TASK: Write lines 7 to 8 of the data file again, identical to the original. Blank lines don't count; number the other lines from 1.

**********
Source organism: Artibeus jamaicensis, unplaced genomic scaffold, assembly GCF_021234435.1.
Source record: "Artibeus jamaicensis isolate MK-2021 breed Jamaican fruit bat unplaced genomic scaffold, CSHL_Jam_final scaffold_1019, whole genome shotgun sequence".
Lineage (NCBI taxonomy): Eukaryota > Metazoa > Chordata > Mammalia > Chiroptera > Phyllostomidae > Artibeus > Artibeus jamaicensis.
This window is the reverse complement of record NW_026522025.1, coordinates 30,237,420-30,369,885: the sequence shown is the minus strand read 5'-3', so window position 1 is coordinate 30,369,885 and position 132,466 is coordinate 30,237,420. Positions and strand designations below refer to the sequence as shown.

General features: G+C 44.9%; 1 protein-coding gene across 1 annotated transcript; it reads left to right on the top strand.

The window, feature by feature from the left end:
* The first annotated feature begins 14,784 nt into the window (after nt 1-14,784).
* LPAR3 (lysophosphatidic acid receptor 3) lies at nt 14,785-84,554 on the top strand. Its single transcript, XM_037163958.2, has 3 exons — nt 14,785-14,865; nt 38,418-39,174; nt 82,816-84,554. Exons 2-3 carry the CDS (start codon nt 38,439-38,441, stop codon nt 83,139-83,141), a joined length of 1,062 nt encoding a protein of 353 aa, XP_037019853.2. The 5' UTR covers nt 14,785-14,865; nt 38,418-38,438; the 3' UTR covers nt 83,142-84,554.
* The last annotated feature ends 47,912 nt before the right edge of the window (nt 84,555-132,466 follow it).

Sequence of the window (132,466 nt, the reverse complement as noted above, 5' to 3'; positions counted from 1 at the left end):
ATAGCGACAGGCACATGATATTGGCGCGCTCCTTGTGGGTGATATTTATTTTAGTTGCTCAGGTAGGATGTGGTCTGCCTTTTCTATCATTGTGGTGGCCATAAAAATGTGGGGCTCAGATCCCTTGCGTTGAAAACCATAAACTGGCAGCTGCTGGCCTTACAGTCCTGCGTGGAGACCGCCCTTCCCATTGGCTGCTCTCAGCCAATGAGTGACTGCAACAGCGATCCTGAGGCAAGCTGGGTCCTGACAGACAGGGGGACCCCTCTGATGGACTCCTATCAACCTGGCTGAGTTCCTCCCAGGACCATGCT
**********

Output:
* The first annotated feature begins 14,784 nt into the window (after nt 1-14,784).
* LPAR3 (lysophosphatidic acid receptor 3) lies at nt 14,785-84,554 on the top strand. Its single transcript, XM_037163958.2, has 3 exons — nt 14,785-14,865; nt 38,418-39,174; nt 82,816-84,554. Exons 2-3 carry the CDS (start codon nt 38,439-38,441, stop codon nt 83,139-83,141), a joined length of 1,062 nt encoding a protein of 353 aa, XP_037019853.2. The 5' UTR covers nt 14,785-14,865; nt 38,418-38,438; the 3' UTR covers nt 83,142-84,554.